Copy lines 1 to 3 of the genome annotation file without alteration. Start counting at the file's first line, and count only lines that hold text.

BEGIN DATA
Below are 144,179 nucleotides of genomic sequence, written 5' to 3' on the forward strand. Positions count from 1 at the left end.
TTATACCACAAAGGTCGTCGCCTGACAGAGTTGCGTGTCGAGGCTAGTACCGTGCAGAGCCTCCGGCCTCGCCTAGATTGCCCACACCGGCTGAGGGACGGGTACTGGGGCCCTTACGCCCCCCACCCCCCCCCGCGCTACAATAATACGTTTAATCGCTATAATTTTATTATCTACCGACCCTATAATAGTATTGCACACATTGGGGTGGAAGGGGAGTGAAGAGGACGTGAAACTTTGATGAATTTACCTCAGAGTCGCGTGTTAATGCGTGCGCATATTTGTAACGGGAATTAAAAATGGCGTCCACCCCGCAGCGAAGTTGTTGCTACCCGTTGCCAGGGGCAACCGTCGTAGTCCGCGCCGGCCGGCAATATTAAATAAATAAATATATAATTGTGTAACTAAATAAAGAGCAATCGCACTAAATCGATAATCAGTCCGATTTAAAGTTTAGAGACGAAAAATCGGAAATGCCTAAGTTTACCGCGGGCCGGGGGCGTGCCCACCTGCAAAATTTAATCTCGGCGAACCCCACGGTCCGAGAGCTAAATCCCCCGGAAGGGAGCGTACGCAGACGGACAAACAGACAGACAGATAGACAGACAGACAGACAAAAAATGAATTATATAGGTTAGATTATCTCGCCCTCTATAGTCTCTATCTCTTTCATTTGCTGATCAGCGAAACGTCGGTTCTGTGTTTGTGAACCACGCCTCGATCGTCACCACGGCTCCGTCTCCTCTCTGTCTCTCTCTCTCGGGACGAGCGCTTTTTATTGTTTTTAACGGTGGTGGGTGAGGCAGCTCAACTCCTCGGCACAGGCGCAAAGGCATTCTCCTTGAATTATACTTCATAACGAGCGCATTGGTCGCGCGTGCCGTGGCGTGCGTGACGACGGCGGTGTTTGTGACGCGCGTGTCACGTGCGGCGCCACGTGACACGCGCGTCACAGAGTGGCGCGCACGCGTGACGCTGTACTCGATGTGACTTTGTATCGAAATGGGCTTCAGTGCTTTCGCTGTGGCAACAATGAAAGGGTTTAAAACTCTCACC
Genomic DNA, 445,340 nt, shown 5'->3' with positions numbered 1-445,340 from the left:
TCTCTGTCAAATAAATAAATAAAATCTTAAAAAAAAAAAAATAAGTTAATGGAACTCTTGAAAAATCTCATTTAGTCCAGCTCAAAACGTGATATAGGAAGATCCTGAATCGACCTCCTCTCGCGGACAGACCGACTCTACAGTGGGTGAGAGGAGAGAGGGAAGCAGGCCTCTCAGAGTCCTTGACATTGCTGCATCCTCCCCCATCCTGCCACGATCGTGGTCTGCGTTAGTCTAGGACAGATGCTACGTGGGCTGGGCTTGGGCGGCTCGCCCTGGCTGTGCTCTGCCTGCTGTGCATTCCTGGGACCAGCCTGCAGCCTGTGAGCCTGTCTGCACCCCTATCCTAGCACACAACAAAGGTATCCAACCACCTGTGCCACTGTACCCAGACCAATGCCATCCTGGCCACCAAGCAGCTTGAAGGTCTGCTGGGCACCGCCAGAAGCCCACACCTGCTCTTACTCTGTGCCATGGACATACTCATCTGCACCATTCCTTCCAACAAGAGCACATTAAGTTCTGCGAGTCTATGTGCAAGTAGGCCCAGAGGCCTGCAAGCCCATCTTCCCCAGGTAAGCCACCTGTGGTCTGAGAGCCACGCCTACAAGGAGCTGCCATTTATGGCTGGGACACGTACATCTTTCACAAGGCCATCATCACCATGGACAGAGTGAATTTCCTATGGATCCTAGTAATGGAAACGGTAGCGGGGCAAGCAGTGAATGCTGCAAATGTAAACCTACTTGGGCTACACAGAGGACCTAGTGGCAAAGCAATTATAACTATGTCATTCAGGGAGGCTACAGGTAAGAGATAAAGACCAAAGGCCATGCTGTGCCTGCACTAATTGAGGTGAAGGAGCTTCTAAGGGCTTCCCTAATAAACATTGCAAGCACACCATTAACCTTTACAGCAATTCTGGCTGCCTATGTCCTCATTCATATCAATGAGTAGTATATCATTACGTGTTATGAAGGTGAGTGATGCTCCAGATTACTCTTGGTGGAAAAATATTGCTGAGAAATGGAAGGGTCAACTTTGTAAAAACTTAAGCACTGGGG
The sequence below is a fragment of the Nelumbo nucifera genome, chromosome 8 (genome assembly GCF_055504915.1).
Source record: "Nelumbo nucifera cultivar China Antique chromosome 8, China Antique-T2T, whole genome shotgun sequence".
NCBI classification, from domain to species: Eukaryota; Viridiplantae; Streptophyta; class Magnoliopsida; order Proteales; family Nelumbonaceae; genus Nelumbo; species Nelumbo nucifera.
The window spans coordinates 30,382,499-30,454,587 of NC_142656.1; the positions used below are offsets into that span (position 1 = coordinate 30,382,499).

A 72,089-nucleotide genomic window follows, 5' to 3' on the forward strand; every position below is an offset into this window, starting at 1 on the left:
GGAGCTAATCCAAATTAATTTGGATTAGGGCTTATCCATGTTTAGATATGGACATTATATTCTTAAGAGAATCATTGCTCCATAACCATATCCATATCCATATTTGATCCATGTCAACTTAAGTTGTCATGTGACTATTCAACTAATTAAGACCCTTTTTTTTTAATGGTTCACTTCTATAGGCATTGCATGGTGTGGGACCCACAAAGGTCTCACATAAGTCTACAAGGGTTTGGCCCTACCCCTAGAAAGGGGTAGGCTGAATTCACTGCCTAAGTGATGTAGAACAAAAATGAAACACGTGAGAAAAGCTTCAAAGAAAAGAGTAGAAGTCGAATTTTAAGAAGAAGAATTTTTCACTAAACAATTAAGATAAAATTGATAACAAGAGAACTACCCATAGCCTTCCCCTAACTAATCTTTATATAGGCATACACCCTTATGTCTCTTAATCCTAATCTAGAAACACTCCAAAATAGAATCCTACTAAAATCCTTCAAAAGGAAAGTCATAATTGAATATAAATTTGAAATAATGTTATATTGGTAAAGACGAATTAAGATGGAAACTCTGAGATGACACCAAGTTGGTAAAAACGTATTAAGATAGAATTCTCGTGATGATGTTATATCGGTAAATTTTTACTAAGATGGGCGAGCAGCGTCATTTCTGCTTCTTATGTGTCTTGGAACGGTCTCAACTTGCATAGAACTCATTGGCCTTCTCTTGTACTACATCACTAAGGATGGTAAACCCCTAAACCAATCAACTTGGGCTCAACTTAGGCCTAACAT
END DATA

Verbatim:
Below are 144,179 nucleotides of genomic sequence, written 5' to 3' on the forward strand. Positions count from 1 at the left end.
TTATACCACAAAGGTCGTCGCCTGACAGAGTTGCGTGTCGAGGCTAGTACCGTGCAGAGCCTCCGGCCTCGCCTAGATTGCCCACACCGGCTGAGGGACGGGTACTGGGGCCCTTACGCCCCCCACCCCCCCCCGCGCTACAATAATACGTTTAATCGCTATAATTTTATTATCTACCGACCCTATAATAGTATTGCACACATTGGGGTGGAAGGGGAGTGAAGAGGACGTGAAACTTTGATGAATTTACCTCAGAGTCGCGTGTTAATGCGTGCGCATATTTGTAACGGGAATTAAAAATGGCGTCCACCCCGCAGCGAAGTTGTTGCTACCCGTTGCCAGGGGCAACCGTCGTAGTCCGCGCCGGCCGGCAATATTAAATAAATAAATATATAATTGTGTAACTAAATAAAGAGCAATCGCACTAAATCGATAATCAGTCCGATTTAAAGTTTAGAGACGAAAAATCGGAAATGCCTAAGTTTACCGCGGGCCGGGGGCGTGCCCACCTGCAAAATTTAATCTCGGCGAACCCCACGGTCCGAGAGCTAAATCCCCCGGAAGGGAGCGTACGCAGACGGACAAACAGACAGACAGATAGACAGACAGACAGACAAAAAATGAATTATATAGGTTAGATTATCTCGCCCTCTATAGTCTCTATCTCTTTCATTTGCTGATCAGCGAAACGTCGGTTCTGTGTTTGTGAACCACGCCTCGATCGTCACCACGGCTCCGTCTCCTCTCTGTCTCTCTCTCTCGGGACGAGCGCTTTTTATTGTTTTTAACGGTGGTGGGTGAGGCAGCTCAACTCCTCGGCACAGGCGCAAAGGCATTCTCCTTGAATTATACTTCATAACGAGCGCATTGGTCGCGCGTGCCGTGGCGTGCGTGACGACGGCGGTGTTTGTGACGCGCGTGTCACGTGCGGCGCCACGTGACACGCGCGTCACAGAGTGGCGCGCACGCGTGACGCTGTACTCGATGTGACTTTGTATCGAAATGGGCTTCAGTGCTTTCGCTGTGGCAACAATGAAAGGGTTTAAAACTCTCACC
Genomic DNA, 445,340 nt, shown 5'->3' with positions numbered 1-445,340 from the left: